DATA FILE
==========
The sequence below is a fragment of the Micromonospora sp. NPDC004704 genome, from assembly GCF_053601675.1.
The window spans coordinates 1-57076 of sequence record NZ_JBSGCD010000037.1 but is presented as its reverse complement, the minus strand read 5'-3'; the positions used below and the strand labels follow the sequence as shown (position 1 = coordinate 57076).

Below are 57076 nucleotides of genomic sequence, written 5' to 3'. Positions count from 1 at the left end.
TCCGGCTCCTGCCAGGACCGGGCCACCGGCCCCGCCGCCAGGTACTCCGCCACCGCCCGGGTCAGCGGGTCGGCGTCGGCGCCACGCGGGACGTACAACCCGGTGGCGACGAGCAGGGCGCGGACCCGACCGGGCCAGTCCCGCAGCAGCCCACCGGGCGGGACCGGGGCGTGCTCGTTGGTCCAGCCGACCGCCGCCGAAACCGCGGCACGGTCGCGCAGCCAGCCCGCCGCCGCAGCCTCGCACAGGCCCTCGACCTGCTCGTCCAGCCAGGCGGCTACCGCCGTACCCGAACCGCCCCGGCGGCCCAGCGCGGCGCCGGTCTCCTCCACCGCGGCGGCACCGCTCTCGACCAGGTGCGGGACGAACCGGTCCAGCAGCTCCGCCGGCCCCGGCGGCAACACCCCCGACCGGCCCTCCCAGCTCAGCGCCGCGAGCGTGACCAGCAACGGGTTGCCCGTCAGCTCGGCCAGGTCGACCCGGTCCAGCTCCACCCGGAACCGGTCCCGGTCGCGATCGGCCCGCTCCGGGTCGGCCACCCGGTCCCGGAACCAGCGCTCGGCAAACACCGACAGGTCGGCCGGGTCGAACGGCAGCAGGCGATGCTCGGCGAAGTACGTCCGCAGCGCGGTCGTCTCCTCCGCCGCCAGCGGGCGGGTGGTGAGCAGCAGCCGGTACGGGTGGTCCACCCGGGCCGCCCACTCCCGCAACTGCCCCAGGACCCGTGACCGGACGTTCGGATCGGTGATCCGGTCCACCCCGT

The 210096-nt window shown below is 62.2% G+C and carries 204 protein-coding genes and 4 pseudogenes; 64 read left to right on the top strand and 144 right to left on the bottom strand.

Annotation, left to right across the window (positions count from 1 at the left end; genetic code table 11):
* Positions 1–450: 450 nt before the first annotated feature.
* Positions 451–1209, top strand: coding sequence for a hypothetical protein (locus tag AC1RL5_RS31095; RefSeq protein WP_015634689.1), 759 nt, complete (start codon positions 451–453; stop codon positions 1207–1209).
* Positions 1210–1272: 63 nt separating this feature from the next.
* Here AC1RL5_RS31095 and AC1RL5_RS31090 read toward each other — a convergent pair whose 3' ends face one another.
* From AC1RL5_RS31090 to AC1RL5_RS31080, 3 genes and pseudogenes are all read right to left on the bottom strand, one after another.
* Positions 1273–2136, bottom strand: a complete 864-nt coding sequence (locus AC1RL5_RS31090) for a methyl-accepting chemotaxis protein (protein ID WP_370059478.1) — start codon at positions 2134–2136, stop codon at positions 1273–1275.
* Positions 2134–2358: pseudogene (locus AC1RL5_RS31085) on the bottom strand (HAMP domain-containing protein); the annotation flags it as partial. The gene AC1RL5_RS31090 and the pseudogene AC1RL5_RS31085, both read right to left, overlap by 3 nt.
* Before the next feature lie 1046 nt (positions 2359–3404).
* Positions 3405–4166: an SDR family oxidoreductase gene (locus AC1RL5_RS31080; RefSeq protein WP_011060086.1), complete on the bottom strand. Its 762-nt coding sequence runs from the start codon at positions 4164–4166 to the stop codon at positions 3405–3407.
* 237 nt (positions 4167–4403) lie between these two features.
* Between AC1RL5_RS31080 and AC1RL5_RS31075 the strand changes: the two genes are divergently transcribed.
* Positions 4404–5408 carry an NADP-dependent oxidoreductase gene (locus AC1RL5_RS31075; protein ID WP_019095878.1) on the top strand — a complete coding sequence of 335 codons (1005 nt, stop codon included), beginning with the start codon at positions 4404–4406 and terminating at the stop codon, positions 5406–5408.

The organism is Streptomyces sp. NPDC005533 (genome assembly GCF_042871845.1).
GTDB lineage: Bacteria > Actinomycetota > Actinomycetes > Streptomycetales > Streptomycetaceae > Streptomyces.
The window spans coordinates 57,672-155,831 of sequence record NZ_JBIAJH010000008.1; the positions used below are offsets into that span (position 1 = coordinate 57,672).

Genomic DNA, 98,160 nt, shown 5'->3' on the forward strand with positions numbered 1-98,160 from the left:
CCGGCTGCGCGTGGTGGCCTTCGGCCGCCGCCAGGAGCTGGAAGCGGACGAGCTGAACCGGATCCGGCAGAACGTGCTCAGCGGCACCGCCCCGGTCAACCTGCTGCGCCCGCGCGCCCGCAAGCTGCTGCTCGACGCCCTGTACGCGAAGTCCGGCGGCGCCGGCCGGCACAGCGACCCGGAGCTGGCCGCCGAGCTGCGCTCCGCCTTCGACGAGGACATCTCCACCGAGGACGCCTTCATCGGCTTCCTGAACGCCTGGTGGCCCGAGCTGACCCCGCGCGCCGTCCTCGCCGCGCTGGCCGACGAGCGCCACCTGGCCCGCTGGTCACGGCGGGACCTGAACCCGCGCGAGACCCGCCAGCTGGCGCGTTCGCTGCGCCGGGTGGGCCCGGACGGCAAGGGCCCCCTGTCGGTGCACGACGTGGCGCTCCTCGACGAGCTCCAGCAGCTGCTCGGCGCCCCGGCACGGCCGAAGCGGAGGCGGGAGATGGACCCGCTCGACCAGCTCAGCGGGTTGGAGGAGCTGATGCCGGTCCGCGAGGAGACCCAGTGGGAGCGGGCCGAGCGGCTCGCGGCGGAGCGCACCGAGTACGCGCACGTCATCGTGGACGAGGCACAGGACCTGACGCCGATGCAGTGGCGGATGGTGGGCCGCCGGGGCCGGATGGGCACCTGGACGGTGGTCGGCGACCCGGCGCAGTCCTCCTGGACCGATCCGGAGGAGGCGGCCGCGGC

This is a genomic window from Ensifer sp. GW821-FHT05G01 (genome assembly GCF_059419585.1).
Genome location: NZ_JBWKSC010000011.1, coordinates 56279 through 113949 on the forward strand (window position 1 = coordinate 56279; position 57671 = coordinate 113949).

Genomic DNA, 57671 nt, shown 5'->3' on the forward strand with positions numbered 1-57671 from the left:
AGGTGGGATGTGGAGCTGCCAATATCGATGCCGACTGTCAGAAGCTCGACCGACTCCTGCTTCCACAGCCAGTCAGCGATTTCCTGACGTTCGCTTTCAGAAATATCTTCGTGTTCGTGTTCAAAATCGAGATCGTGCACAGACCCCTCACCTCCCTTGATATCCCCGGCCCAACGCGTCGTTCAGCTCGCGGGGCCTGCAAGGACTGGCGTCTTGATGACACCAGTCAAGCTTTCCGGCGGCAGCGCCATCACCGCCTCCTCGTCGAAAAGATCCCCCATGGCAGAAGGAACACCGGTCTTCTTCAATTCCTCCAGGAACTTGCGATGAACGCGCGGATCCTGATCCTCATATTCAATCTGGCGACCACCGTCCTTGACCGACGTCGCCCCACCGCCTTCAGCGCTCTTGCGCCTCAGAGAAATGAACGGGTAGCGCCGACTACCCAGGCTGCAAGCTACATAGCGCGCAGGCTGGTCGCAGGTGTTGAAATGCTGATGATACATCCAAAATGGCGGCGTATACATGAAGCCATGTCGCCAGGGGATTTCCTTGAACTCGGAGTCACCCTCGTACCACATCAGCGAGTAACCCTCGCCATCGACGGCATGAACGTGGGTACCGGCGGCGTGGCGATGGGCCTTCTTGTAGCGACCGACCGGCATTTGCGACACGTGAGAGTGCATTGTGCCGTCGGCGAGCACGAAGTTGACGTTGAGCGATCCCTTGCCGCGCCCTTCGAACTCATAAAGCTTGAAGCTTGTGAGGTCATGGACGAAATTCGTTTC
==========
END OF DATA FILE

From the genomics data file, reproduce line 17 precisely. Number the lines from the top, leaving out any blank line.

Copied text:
* Between AC1RL5_RS31080 and AC1RL5_RS31075 the strand changes: the two genes are divergently transcribed.